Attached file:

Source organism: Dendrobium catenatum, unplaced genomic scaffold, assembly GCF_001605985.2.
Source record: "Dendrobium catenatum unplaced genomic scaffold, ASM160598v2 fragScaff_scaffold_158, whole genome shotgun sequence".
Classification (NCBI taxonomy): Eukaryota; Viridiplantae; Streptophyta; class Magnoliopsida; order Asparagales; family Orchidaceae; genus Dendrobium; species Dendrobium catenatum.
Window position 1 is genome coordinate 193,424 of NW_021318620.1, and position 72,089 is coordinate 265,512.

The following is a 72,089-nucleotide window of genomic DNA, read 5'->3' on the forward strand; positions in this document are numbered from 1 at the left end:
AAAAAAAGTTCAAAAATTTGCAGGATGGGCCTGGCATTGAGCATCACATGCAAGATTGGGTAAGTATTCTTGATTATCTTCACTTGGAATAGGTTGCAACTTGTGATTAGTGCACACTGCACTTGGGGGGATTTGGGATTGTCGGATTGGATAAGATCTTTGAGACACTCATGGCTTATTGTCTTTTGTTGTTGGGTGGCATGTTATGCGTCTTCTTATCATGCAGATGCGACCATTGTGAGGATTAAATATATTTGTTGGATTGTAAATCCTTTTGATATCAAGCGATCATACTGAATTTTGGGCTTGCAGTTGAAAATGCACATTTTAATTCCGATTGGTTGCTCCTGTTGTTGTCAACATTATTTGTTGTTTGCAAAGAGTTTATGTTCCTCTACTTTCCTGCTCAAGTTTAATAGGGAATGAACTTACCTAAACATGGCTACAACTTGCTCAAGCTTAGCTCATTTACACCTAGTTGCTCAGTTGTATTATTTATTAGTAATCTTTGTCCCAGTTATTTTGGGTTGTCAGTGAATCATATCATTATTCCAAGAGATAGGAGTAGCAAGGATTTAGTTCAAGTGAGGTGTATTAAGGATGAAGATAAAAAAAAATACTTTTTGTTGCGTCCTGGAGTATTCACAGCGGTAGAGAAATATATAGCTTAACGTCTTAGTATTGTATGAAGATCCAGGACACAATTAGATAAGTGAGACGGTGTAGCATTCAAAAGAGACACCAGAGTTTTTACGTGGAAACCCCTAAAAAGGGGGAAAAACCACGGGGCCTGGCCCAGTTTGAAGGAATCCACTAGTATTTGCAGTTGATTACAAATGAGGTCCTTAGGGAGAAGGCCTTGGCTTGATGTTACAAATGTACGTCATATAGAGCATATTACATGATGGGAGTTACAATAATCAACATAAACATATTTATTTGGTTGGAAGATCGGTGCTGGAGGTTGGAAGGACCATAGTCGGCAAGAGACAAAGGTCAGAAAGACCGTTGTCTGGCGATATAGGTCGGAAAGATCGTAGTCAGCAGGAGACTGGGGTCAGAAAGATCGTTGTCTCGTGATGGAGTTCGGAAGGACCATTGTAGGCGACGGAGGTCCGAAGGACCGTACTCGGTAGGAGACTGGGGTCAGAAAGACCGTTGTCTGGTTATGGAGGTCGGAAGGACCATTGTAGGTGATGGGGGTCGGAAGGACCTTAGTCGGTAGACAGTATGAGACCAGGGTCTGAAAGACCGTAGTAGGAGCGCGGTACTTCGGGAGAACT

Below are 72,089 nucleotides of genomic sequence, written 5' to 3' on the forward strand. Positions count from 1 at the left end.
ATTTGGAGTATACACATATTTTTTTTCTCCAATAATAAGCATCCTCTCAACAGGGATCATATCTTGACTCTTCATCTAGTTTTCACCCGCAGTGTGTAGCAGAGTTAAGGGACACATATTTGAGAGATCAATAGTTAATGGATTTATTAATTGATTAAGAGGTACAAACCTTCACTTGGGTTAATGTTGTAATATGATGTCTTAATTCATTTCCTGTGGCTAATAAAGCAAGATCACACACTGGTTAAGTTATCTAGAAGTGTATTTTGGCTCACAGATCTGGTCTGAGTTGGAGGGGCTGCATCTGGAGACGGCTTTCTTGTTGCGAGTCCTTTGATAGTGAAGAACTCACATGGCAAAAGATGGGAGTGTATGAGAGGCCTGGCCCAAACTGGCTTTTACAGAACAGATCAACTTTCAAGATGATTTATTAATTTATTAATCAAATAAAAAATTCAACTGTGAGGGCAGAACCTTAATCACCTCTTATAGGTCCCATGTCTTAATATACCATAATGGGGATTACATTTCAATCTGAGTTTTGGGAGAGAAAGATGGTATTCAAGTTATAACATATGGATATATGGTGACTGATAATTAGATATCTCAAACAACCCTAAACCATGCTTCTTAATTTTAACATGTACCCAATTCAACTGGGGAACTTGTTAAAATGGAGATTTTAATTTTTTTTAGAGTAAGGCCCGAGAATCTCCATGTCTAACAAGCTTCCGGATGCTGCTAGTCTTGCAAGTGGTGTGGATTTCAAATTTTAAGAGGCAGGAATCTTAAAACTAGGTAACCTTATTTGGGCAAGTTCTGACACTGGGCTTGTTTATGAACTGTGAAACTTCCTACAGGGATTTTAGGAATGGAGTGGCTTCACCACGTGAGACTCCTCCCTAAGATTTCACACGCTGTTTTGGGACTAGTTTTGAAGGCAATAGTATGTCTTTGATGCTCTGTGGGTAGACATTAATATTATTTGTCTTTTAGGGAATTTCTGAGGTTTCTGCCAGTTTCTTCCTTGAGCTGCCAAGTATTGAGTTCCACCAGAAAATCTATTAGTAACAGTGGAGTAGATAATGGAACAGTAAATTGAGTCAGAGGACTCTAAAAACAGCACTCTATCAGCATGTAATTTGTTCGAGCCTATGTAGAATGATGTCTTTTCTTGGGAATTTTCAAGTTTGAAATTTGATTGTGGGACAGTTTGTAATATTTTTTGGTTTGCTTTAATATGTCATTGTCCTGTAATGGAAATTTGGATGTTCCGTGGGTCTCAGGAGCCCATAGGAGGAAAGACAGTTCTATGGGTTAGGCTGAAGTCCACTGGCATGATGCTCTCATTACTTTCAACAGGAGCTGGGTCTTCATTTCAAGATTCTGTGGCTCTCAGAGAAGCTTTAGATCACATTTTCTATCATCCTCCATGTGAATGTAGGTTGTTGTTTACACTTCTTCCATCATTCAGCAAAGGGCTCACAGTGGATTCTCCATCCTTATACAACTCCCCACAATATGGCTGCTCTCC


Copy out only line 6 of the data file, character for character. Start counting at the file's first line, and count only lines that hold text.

AAAAAAAGTTCAAAAATTTGCAGGATGGGCCTGGCATTGAGCATCACATGCAAGATTGGGTAAGTATTCTTGATTATCTTCACTTGGAATAGGTTGCAACTTGTGATTAGTGCACACTGCACTTGGGGGGATTTGGGATTGTCGGATTGGATAAGATCTTTGAGACACTCATGGCTTATTGTCTTTTGTTGTTGGGTGGCATGTTATGCGTCTTCTTATCATGCAGATGCGACCATTGTGAGGATTAAATATATTTGTTGGATTGTAAATCCTTTTGATATCAAGCGATCATACTGAATTTTGGGCTTGCAGTTGAAAATGCACATTTTAATTCCGATTGGTTGCTCCTGTTGTTGTCAACATTATTTGTTGTTTGCAAAGAGTTTATGTTCCTCTACTTTCCTGCTCAAGTTTAATAGGGAATGAACTTACCTAAACATGGCTACAACTTGCTCAAGCTTAGCTCATTTACACCTAGTTGCTCAGTTGTATTATTTATTAGTAATCTTTGTCCCAGTTATTTTGGGTTGTCAGTGAATCATATCATTATTCCAAGAGATAGGAGTAGCAAGGATTTAGTTCAAGTGAGGTGTATTAAGGATGAAGATAAAAAAAAATACTTTTTGTTGCGTCCTGGAGTATTCACAGCGGTAGAGAAATATATAGCTTAACGTCTTAGTATTGTATGAAGATCCAGGACACAATTAGATAAGTGAGACGGTGTAGCATTCAAAAGAGACACCAGAGTTTTTACGTGGAAACCCCTAAAAAGGGGGAAAAACCACGGGGCCTGGCCCAGTTTGAAGGAATCCACTAGTATTTGCAGTTGATTACAAATGAGGTCCTTAGGGAGAAGGCCTTGGCTTGATGTTACAAATGTACGTCATATAGAGCATATTACATGATGGGAGTTACAATAATCAACATAAACATATTTATTTGGTTGGAAGATCGGTGCTGGAGGTTGGAAGGACCATAGTCGGCAAGAGACAAAGGTCAGAAAGACCGTTGTCTGGCGATATAGGTCGGAAAGATCGTAGTCAGCAGGAGACTGGGGTCAGAAAGATCGTTGTCTCGTGATGGAGTTCGGAAGGACCATTGTAGGCGACGGAGGTCCGAAGGACCGTACTCGGTAGGAGACTGGGGTCAGAAAGACCGTTGTCTGGTTATGGAGGTCGGAAGGACCATTGTAGGTGATGGGGGTCGGAAGGACCTTAGTCGGTAGACAGTATGAGACCAGGGTCTGAAAGACCGTAGTAGGAGCGCGGTACTTCGGGAGAACT